Separate retirement property can quickly turn into marital property if you commingle assets or allow your spouse to help maintain or increase the value of your retirement property.
If your spouse contributes to the value of your separate property
Married couples typically want to help each other reach financial goals. In a divorce, financial boosts you received from your spouse could turn some of your separate property into marital property. If your spouse made contributions that maintained or increased a separate property’s value, the income and increase in value become marital property.
If you commingle separate and marital property
Sometimes consolidating retirement accounts such as IRAs or 401ks from multiple employers can simplify your life. But this same consolidation can make the distribution of divorce assets more complex. If you consolidate retirement accounts from jobs you had before and during marriage and it’s too difficult to determine which funds were part of the separate property, all of your retirement funds could become marital property.
As soon as you start contemplating divorce, compile and organize all of your financial paperwork. Once you have your paperwork together, speak to an experienced family legal matters attorney and a financial professional. Legal and financial professionals can help you sort out what property is separate and what property is marital so you can effectively protect your retirement assets in a divorce.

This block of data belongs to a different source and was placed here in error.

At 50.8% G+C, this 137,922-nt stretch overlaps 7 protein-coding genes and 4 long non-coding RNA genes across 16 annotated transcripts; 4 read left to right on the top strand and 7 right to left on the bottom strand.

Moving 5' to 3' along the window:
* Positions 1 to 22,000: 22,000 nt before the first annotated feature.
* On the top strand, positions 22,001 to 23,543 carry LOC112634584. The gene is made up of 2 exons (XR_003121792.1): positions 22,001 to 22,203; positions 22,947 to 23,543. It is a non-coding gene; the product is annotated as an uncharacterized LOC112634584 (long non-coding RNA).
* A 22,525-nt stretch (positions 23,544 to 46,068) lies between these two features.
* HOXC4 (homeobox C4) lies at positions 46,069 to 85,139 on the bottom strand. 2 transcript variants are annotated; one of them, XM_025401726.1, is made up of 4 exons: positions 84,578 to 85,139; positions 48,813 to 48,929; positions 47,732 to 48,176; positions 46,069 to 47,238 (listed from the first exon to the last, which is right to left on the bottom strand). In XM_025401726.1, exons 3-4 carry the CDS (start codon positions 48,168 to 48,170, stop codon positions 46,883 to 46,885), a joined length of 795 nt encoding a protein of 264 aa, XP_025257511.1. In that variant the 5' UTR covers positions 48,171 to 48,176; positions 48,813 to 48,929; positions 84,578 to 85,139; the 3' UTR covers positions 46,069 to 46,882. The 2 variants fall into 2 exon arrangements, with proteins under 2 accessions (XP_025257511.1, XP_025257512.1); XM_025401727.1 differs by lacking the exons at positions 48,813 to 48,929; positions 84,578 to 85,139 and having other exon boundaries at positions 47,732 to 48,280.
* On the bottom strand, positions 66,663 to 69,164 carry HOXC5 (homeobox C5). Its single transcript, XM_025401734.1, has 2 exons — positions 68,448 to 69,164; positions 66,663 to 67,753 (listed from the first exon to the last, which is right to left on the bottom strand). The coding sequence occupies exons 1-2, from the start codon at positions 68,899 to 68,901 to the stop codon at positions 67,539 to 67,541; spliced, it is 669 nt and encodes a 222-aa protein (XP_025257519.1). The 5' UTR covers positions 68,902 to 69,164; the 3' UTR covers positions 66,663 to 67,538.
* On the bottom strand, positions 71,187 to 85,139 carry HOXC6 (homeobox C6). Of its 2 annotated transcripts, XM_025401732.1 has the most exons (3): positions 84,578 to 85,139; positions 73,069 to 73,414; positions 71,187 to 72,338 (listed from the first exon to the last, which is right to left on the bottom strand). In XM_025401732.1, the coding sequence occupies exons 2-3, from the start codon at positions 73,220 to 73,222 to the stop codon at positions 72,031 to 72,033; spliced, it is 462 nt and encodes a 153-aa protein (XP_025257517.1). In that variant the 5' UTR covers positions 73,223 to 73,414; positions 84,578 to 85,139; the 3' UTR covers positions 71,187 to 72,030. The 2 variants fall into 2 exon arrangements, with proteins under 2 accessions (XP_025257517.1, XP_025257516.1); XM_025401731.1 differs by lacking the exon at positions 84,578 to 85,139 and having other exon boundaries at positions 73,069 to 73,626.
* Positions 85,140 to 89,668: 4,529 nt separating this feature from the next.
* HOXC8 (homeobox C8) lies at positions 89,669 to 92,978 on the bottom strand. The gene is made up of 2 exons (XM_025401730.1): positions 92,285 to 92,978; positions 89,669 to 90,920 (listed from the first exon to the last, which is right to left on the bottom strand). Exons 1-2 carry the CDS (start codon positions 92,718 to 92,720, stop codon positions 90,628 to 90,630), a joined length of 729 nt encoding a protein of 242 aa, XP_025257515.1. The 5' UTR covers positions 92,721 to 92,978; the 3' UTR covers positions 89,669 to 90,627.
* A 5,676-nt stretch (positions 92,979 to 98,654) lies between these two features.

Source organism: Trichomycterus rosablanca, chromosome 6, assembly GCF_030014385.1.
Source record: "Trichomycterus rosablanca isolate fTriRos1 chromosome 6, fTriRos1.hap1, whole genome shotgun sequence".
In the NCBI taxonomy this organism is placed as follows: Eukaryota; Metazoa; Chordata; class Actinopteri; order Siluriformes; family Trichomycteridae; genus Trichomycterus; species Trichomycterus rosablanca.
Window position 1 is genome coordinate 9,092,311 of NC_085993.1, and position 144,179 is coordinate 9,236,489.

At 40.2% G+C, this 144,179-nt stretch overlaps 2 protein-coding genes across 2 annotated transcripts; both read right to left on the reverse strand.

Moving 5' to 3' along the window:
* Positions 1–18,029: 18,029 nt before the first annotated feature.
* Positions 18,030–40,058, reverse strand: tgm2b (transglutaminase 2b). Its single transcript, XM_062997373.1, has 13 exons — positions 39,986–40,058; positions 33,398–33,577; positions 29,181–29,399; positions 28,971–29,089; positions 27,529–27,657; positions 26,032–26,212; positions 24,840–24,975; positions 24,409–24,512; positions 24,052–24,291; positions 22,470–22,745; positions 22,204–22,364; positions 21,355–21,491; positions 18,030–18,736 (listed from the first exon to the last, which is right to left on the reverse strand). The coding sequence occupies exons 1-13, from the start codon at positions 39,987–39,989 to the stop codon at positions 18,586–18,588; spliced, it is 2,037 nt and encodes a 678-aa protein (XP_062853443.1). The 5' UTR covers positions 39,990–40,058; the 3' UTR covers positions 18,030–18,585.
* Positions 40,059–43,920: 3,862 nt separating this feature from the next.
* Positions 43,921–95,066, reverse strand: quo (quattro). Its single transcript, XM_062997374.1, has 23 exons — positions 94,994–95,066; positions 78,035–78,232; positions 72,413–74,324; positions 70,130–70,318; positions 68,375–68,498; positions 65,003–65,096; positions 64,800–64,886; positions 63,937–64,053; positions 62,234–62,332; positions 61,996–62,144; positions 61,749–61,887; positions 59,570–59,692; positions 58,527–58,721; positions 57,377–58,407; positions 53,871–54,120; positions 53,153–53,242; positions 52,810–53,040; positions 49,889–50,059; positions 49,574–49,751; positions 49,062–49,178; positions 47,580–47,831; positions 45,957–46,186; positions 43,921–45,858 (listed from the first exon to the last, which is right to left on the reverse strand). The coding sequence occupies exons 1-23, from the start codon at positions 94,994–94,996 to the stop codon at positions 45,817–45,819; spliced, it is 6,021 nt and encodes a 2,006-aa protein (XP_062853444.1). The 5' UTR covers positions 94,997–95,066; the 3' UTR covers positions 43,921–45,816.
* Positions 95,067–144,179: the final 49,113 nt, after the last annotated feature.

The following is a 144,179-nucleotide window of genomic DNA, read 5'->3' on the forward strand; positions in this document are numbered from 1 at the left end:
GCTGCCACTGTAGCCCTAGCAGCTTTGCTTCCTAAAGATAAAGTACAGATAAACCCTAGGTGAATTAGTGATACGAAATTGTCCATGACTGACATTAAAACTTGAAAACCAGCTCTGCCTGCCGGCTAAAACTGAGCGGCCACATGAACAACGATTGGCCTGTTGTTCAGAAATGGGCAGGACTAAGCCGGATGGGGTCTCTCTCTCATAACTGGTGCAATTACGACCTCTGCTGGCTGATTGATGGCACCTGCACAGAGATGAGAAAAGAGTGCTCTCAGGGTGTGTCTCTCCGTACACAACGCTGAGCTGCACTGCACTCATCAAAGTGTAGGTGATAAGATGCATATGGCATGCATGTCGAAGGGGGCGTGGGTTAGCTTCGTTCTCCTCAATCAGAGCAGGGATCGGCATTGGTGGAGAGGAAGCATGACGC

Do Not Try to Change the Characteristics of Your Retirement Funds After You File for Divorce or Separation
Once you file for divorce or separation, the court enjoins you from transferring, assigning, borrowing against, modifying, concealing, or disposing of your assets. If you violate the injunction, a judge could find you in contempt of court. Changing the characteristics of your retirement funds could also count against you when the court determines how to distribute the marital assets. These are not risks you want to take.
Speak to Financial Professionals
Whether your case is complicated or not, one of the best ways to protect retirement savings after divorce is to speak to a financial professional. When determining who gets what in a divorce, the court uses the value of your property at the time of a divorce. This isn’t always easy math. An accountant or appraiser can do the hard math to determine the most accurate values for your separate property and your marital property. With the help of a financial professional, you can make sure that you keep the maximum value of your separate property and you don’t give too much away in the marital estate.
Contact a Lawyer to Protect What’s Yours in a Divorce
If you want to protect your retirement funds in a divorce, preparation is key. Hiring an experienced family legal issues attorney is the best way to prepare. At Batson Nolan PLC, we have a tradition of excellence and we have been in practice since 1860. Our experienced family legal issues lawyers can handle simple and complex divorce issues. We are skilled, effective, and focused on your unique needs. Contact us online or call us at 931-647-1501 for the support you need.